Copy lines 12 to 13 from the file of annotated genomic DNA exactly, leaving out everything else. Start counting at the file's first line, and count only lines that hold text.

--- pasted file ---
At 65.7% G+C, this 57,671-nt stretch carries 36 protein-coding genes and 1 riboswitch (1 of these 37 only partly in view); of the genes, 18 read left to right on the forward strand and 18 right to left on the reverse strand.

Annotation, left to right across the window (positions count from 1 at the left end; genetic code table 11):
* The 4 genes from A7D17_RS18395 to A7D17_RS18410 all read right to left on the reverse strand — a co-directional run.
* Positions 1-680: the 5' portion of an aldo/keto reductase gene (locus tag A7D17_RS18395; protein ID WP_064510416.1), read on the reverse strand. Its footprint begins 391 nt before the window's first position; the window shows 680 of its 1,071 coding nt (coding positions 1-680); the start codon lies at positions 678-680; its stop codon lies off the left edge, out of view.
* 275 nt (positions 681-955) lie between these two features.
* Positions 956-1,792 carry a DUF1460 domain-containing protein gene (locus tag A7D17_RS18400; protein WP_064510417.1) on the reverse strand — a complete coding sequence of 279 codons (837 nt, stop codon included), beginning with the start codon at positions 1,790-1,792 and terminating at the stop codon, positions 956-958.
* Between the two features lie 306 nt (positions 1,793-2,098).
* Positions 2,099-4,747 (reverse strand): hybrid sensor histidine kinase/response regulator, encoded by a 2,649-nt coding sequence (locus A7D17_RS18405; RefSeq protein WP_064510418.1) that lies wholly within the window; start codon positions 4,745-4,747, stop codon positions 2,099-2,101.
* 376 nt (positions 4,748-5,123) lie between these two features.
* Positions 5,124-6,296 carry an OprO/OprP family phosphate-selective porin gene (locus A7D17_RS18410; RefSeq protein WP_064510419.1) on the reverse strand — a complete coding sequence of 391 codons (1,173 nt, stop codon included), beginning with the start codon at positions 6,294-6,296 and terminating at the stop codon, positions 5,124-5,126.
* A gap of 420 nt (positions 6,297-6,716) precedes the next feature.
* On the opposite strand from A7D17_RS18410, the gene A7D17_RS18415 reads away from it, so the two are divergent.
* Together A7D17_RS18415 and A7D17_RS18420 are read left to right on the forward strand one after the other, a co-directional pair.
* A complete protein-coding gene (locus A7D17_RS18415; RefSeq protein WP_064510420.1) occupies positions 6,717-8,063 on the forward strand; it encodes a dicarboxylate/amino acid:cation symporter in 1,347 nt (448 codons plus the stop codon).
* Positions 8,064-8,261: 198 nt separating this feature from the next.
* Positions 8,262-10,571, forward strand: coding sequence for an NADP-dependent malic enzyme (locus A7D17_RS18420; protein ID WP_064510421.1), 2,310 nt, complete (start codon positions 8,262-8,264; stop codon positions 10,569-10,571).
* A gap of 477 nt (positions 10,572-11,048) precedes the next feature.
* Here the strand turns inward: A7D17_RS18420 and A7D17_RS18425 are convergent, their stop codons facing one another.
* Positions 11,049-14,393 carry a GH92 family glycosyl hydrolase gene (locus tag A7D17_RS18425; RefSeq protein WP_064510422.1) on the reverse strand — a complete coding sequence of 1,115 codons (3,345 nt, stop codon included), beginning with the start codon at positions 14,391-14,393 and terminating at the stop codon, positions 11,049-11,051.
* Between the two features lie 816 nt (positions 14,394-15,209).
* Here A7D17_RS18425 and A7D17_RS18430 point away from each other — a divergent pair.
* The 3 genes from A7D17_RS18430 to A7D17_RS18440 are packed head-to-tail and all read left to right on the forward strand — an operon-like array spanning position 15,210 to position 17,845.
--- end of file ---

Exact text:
* On the opposite strand from A7D17_RS18410, the gene A7D17_RS18415 reads away from it, so the two are divergent.
* Together A7D17_RS18415 and A7D17_RS18420 are read left to right on the forward strand one after the other, a co-directional pair.